0 Elements

The observation of the wine in the glass allows to evaluate the clarity, the color with its nuances and the consistency, replaced by the perlage in the case of sparkling wines. The first phase of the tasting is thevisual exam - which is also the first point of the AIS wine tasting sheet - which provides a series of precious clues to understand the type, composition and evolution of the wine that is being observed. This examination can also highlight negative situations such as alterations and diseases that can make you decide to stop tasting. Most of the time the aspect of the wine does not lie: it lies in the ability and experience of the taster to draw on his own memory and connect what he sees to the wines tasted previously.

  • Clearness (residues);
  • Color (pigments);
  • Consistency (ethyl alcohol);
  • Effervescence (CO²).

Wine tasting sheet for visual examination: clarity

Absence of suspended particles. To evaluate the clarity in a rigorous way, an instrumental analysis must be carried out with a nephelometer capable of measuring the penetration and dispersion of a light ray inside the wine. The evaluation of clarity can be hindered by the poor transparency of the wine, or rather by the liquid's property of letting the light rays penetrate which depends on the quality of the coloring substances present in the wine. The maximum passage of light occurs in white wines, rosés and some reds. For reds with a compact color it is necessary to orient the glass in order to take advantage of every minimum brightness or better still place it between the eye and a light source such as a simple candle.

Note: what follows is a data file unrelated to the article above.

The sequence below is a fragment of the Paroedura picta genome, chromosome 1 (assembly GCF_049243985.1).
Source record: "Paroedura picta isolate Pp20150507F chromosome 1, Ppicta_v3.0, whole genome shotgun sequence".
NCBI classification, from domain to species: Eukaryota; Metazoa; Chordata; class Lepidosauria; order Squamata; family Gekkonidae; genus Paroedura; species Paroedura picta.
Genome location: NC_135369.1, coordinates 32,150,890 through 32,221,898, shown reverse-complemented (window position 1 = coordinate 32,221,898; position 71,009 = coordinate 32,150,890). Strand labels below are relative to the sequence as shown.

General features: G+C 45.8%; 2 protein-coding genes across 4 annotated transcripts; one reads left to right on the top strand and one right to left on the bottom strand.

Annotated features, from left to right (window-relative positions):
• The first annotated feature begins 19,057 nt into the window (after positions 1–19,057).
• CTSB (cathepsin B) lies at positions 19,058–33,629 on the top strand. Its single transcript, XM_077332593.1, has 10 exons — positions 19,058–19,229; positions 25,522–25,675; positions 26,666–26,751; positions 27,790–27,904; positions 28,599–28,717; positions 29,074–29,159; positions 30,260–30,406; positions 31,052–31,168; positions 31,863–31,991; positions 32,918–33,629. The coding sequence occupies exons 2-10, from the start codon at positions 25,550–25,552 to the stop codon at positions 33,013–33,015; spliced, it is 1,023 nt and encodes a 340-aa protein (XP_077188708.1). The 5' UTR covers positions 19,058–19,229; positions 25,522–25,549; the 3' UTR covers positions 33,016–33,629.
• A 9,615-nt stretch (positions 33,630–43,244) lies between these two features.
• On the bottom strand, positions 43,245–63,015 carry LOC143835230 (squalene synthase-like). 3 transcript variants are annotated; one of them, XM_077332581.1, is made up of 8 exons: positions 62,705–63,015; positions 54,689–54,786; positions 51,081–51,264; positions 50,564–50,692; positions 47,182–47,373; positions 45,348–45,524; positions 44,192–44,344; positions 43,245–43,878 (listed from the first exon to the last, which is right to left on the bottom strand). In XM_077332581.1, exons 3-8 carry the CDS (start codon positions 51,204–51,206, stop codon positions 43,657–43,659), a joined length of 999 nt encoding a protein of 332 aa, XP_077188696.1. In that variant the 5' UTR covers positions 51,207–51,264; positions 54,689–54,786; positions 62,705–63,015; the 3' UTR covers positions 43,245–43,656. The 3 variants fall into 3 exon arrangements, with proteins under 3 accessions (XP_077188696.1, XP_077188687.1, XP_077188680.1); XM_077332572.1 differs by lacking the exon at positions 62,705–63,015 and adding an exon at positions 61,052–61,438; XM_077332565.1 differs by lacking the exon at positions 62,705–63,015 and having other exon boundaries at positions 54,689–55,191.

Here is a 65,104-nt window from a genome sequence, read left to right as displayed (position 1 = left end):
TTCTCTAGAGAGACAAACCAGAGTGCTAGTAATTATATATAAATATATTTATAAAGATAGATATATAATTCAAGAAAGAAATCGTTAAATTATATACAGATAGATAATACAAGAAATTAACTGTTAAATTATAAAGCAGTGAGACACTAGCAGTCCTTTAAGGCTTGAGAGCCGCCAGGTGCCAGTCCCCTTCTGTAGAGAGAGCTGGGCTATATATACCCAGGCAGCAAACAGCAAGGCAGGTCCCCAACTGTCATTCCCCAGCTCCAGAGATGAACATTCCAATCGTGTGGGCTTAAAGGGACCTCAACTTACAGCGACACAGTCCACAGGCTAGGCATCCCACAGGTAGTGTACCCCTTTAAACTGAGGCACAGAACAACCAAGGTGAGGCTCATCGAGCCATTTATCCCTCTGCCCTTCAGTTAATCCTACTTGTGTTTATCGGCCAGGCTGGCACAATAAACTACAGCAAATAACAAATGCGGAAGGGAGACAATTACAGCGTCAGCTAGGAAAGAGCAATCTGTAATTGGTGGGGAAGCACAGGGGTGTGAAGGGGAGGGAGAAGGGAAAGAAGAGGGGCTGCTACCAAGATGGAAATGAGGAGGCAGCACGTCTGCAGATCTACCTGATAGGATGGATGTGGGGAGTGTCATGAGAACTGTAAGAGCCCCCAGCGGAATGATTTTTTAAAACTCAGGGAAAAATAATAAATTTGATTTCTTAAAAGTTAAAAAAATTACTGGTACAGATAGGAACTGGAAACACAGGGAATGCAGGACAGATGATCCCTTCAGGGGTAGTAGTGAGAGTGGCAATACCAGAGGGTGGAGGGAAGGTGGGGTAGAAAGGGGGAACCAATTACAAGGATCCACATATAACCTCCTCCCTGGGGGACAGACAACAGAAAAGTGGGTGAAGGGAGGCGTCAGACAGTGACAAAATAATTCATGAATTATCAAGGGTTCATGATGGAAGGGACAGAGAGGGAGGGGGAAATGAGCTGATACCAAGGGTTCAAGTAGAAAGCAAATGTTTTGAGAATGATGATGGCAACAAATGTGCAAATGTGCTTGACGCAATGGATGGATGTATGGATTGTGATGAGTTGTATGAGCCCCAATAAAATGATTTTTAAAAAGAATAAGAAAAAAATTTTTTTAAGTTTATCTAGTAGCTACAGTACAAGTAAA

Glossary

Veiled

it is a wine with numerous suspended particles which therefore presents an accentuated opalescence and strong turbidity. Generally these are wines in which alterations, unwelcome fermentations, malolactic fermentation or other have occurred. UNACCEPTABLE.

Quite clear

it is a wine with some suspended particles. Quality is not necessarily compromised. The causes can be a long refinement in the bottle or bottling without filtration in red wines rich in coloring matter, while in white wines it happens if they are bottled with yeasts and then refermented in the bottle. In these cases the handling of the bottle during pouring must be carried out with extreme care. In all other cases the presence of some particles must arouse suspicion.

Limpid
it is a wine without particles in suspension and therefore does not present any deposit.
crystalline
it is a wine totally devoid of suspended particles and which presents an intense brightness.
Bright

it is a wine that has a beautiful luster and that vividly reflects the light rays that strike it. This situation is favored by the presence of carbon dioxide bubbles because these refract light rays and is therefore more frequent in sparkling wines and sparkling wines. Also some important white wines, passito or liqueur, can have a particularly bright and therefore brilliant color.